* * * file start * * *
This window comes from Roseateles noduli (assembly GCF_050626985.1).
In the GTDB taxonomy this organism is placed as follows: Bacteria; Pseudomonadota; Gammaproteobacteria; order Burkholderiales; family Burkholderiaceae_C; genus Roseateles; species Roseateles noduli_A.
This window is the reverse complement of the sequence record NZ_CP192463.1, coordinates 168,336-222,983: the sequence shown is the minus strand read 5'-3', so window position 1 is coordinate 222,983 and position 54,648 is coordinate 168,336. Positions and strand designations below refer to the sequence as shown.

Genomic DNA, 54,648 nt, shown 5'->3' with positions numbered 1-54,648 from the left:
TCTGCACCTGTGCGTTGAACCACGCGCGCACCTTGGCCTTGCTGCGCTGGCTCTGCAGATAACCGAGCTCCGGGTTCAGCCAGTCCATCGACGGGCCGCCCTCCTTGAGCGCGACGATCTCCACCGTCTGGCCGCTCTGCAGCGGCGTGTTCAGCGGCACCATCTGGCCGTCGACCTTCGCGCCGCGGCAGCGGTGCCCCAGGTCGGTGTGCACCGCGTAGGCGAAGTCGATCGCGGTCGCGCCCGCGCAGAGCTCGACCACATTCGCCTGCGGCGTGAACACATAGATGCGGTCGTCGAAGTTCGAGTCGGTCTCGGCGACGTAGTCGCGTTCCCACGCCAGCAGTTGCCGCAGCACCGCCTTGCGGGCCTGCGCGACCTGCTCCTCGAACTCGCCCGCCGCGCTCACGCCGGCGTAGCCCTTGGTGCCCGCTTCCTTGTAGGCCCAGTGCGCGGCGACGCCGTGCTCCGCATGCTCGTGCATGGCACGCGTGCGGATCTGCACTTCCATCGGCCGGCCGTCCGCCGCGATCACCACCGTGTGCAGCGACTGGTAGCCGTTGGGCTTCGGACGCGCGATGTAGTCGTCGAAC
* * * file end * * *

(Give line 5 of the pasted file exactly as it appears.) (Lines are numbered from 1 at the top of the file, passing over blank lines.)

TCTGCACCTGTGCGTTGAACCACGCGCGCACCTTGGCCTTGCTGCGCTGGCTCTGCAGATAACCGAGCTCCGGGTTCAGCCAGTCCATCGACGGGCCGCCCTCCTTGAGCGCGACGATCTCCACCGTCTGGCCGCTCTGCAGCGGCGTGTTCAGCGGCACCATCTGGCCGTCGACCTTCGCGCCGCGGCAGCGGTGCCCCAGGTCGGTGTGCACCGCGTAGGCGAAGTCGATCGCGGTCGCGCCCGCGCAGAGCTCGACCACATTCGCCTGCGGCGTGAACACATAGATGCGGTCGTCGAAGTTCGAGTCGGTCTCGGCGACGTAGTCGCGTTCCCACGCCAGCAGTTGCCGCAGCACCGCCTTGCGGGCCTGCGCGACCTGCTCCTCGAACTCGCCCGCCGCGCTCACGCCGGCGTAGCCCTTGGTGCCCGCTTCCTTGTAGGCCCAGTGCGCGGCGACGCCGTGCTCCGCATGCTCGTGCATGGCACGCGTGCGGATCTGCACTTCCATCGGCCGGCCGTCCGCCGCGATCACCACCGTGTGCAGCGACTGGTAGCCGTTGGGCTTCGGACGCGCGATGTAGTCGTCGAAC